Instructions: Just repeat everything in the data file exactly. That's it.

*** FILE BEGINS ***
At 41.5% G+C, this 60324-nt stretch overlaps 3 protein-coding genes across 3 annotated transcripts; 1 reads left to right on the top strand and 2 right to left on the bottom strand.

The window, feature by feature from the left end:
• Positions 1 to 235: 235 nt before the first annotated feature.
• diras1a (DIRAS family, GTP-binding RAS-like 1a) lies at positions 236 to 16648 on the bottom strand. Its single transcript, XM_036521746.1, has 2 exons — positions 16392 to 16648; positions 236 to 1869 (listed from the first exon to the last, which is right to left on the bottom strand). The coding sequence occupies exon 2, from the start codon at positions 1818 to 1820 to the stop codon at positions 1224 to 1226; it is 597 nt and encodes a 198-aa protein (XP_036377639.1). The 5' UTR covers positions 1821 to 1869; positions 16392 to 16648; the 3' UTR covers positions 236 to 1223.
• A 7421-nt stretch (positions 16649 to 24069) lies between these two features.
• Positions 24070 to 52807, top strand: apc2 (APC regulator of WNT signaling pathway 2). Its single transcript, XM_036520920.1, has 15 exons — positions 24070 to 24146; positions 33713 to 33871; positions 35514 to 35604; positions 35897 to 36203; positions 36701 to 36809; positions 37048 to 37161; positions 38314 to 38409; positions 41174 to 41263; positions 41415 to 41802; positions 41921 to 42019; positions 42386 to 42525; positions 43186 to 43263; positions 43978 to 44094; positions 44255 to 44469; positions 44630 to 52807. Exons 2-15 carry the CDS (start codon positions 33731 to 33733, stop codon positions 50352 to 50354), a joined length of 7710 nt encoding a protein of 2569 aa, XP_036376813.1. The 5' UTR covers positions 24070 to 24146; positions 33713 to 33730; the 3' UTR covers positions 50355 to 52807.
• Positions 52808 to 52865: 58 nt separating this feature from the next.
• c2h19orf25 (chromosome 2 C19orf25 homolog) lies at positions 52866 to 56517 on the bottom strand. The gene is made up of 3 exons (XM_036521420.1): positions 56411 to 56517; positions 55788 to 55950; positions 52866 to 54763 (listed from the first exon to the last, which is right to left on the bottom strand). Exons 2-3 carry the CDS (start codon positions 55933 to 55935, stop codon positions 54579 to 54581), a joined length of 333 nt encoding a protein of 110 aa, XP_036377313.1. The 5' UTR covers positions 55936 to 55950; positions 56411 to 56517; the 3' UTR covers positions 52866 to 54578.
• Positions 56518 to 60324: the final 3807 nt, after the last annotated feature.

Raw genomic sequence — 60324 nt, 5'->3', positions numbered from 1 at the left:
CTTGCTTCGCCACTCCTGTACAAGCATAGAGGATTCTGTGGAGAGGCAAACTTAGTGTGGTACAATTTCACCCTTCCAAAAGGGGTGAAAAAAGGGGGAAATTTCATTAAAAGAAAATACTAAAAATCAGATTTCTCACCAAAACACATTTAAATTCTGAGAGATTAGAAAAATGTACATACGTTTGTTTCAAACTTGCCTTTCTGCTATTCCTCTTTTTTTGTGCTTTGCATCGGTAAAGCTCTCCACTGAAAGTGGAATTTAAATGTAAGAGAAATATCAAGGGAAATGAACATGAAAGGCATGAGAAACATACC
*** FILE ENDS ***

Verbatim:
At 41.5% G+C, this 60324-nt stretch overlaps 3 protein-coding genes across 3 annotated transcripts; 1 reads left to right on the top strand and 2 right to left on the bottom strand.

The window, feature by feature from the left end:
• Positions 1 to 235: 235 nt before the first annotated feature.
• diras1a (DIRAS family, GTP-binding RAS-like 1a) lies at positions 236 to 16648 on the bottom strand. Its single transcript, XM_036521746.1, has 2 exons — positions 16392 to 16648; positions 236 to 1869 (listed from the first exon to the last, which is right to left on the bottom strand). The coding sequence occupies exon 2, from the start codon at positions 1818 to 1820 to the stop codon at positions 1224 to 1226; it is 597 nt and encodes a 198-aa protein (XP_036377639.1). The 5' UTR covers positions 1821 to 1869; positions 16392 to 16648; the 3' UTR covers positions 236 to 1223.
• A 7421-nt stretch (positions 16649 to 24069) lies between these two features.
• Positions 24070 to 52807, top strand: apc2 (APC regulator of WNT signaling pathway 2). Its single transcript, XM_036520920.1, has 15 exons — positions 24070 to 24146; positions 33713 to 33871; positions 35514 to 35604; positions 35897 to 36203; positions 36701 to 36809; positions 37048 to 37161; positions 38314 to 38409; positions 41174 to 41263; positions 41415 to 41802; positions 41921 to 42019; positions 42386 to 42525; positions 43186 to 43263; positions 43978 to 44094; positions 44255 to 44469; positions 44630 to 52807. Exons 2-15 carry the CDS (start codon positions 33731 to 33733, stop codon positions 50352 to 50354), a joined length of 7710 nt encoding a protein of 2569 aa, XP_036376813.1. The 5' UTR covers positions 24070 to 24146; positions 33713 to 33730; the 3' UTR covers positions 50355 to 52807.
• Positions 52808 to 52865: 58 nt separating this feature from the next.
• c2h19orf25 (chromosome 2 C19orf25 homolog) lies at positions 52866 to 56517 on the bottom strand. The gene is made up of 3 exons (XM_036521420.1): positions 56411 to 56517; positions 55788 to 55950; positions 52866 to 54763 (listed from the first exon to the last, which is right to left on the bottom strand). Exons 2-3 carry the CDS (start codon positions 55933 to 55935, stop codon positions 54579 to 54581), a joined length of 333 nt encoding a protein of 110 aa, XP_036377313.1. The 5' UTR covers positions 55936 to 55950; positions 56411 to 56517; the 3' UTR covers positions 52866 to 54578.
• Positions 56518 to 60324: the final 3807 nt, after the last annotated feature.

Raw genomic sequence — 60324 nt, 5'->3', positions numbered from 1 at the left:
CTTGCTTCGCCACTCCTGTACAAGCATAGAGGATTCTGTGGAGAGGCAAACTTAGTGTGGTACAATTTCACCCTTCCAAAAGGGGTGAAAAAAGGGGGAAATTTCATTAAAAGAAAATACTAAAAATCAGATTTCTCACCAAAACACATTTAAATTCTGAGAGATTAGAAAAATGTACATACGTTTGTTTCAAACTTGCCTTTCTGCTATTCCTCTTTTTTTGTGCTTTGCATCGGTAAAGCTCTCCACTGAAAGTGGAATTTAAATGTAAGAGAAATATCAAGGGAAATGAACATGAAAGGCATGAGAAACATACC